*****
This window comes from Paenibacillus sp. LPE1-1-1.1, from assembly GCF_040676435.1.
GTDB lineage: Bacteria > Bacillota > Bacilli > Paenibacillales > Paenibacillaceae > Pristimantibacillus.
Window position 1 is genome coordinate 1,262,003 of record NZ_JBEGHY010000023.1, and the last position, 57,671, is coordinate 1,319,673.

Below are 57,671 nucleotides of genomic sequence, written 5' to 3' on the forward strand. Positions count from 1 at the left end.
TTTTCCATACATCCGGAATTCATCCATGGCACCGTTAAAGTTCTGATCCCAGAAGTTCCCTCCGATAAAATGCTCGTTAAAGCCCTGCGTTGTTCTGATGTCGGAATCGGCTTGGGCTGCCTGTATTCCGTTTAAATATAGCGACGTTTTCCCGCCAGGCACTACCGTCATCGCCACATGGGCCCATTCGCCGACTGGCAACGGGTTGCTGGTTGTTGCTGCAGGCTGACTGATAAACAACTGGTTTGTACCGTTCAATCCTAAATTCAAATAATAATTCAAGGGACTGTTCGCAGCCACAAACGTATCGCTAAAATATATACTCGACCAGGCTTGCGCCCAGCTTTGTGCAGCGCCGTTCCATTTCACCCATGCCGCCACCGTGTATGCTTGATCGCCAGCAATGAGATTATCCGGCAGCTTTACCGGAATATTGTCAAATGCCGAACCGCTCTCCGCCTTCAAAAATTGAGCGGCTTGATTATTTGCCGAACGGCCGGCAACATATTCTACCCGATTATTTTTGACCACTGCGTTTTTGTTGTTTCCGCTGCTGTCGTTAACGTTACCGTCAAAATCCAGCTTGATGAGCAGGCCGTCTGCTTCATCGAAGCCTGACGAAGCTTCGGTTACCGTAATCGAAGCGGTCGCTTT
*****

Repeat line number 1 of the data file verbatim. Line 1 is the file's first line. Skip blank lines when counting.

This window comes from Paenibacillus sp. LPE1-1-1.1, from assembly GCF_040676435.1.